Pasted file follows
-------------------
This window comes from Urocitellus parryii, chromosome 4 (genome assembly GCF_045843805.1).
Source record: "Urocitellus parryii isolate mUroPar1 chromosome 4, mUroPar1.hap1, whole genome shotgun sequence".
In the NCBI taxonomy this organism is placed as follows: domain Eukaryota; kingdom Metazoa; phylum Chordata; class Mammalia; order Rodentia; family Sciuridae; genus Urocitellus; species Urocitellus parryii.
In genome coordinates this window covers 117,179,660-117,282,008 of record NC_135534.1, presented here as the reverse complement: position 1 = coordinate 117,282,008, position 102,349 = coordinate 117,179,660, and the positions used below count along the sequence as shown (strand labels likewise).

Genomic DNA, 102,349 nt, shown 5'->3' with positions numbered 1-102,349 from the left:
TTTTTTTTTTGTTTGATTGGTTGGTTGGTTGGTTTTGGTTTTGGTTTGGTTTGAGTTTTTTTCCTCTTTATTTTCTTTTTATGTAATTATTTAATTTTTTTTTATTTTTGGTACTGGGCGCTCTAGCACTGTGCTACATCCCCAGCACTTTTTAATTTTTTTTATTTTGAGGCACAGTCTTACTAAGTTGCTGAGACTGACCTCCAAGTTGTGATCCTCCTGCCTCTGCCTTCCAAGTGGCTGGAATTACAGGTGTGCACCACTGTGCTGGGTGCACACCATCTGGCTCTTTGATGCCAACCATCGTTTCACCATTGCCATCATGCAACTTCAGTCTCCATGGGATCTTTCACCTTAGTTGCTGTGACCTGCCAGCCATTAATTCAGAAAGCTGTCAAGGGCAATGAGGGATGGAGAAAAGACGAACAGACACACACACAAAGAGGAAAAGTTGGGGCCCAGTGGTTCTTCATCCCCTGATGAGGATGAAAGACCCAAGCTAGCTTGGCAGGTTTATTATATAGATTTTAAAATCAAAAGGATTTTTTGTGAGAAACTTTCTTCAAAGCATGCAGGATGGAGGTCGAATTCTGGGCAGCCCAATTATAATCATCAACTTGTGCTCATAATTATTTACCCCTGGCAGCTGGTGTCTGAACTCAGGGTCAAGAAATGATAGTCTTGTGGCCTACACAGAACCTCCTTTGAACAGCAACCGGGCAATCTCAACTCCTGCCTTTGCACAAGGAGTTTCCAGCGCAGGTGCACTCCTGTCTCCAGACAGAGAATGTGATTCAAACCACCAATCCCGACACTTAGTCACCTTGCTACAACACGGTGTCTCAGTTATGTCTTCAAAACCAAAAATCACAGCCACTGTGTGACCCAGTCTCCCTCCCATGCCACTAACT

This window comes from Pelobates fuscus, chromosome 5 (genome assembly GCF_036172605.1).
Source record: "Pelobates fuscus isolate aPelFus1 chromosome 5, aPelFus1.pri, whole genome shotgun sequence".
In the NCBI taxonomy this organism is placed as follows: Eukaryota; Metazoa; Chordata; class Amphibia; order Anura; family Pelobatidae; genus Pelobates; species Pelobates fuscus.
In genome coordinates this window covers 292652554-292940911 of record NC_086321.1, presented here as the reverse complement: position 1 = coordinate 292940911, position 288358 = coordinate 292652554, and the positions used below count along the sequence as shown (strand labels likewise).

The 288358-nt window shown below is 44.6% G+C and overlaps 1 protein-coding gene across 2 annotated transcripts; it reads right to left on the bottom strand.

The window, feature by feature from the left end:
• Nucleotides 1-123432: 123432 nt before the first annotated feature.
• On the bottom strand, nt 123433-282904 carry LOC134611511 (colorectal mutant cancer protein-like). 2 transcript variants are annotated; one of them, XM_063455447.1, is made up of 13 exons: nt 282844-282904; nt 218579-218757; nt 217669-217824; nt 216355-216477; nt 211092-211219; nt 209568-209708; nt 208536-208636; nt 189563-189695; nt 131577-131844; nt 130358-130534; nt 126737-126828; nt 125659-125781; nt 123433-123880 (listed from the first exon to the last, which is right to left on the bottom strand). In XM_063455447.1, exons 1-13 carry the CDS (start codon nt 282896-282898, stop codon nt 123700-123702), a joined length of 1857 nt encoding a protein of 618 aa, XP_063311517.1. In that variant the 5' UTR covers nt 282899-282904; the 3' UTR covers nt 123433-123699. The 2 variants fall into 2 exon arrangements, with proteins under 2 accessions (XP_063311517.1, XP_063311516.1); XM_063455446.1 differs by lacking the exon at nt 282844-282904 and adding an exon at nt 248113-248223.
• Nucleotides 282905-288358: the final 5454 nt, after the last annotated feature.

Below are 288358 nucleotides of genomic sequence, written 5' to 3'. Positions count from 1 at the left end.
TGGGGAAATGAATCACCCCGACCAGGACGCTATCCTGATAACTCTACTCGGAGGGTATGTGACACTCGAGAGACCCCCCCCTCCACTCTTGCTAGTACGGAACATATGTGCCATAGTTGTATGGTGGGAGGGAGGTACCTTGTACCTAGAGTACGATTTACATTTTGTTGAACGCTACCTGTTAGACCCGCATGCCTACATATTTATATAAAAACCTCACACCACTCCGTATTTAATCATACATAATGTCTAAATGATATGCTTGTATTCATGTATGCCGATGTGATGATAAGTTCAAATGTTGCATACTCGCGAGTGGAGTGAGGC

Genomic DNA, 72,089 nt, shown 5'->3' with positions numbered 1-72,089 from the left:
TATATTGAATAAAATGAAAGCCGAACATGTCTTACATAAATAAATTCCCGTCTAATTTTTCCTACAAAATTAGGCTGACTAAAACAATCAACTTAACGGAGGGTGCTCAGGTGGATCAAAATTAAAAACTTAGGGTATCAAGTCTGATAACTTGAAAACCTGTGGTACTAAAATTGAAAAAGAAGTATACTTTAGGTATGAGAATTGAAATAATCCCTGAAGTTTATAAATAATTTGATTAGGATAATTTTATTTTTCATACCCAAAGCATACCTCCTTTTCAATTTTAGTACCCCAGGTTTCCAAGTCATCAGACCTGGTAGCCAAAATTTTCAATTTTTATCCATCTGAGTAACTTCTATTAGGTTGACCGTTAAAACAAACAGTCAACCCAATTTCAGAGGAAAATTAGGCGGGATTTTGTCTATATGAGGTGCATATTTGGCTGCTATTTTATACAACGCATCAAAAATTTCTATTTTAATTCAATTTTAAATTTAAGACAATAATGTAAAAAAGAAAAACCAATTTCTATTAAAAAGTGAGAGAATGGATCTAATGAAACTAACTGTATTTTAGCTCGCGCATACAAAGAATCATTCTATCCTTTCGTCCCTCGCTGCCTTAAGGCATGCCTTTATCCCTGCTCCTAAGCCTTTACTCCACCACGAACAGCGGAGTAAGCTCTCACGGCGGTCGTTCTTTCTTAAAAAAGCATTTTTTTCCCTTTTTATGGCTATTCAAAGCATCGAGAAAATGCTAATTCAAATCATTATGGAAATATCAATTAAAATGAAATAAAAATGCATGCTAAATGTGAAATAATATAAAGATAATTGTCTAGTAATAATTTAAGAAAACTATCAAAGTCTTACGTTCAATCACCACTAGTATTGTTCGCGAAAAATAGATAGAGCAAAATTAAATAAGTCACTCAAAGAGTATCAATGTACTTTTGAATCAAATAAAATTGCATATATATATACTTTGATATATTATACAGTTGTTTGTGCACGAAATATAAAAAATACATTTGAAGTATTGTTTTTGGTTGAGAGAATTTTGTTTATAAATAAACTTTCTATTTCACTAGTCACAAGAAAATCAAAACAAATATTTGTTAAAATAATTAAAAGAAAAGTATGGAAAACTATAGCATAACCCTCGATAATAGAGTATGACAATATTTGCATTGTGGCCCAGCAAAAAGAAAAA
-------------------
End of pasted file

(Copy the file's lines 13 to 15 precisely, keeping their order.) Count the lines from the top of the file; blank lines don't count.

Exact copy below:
• Nucleotides 1-123432: 123432 nt before the first annotated feature.
• On the bottom strand, nt 123433-282904 carry LOC134611511 (colorectal mutant cancer protein-like). 2 transcript variants are annotated; one of them, XM_063455447.1, is made up of 13 exons: nt 282844-282904; nt 218579-218757; nt 217669-217824; nt 216355-216477; nt 211092-211219; nt 209568-209708; nt 208536-208636; nt 189563-189695; nt 131577-131844; nt 130358-130534; nt 126737-126828; nt 125659-125781; nt 123433-123880 (listed from the first exon to the last, which is right to left on the bottom strand). In XM_063455447.1, exons 1-13 carry the CDS (start codon nt 282896-282898, stop codon nt 123700-123702), a joined length of 1857 nt encoding a protein of 618 aa, XP_063311517.1. In that variant the 5' UTR covers nt 282899-282904; the 3' UTR covers nt 123433-123699. The 2 variants fall into 2 exon arrangements, with proteins under 2 accessions (XP_063311517.1, XP_063311516.1); XM_063455446.1 differs by lacking the exon at nt 282844-282904 and adding an exon at nt 248113-248223.
• Nucleotides 282905-288358: the final 5454 nt, after the last annotated feature.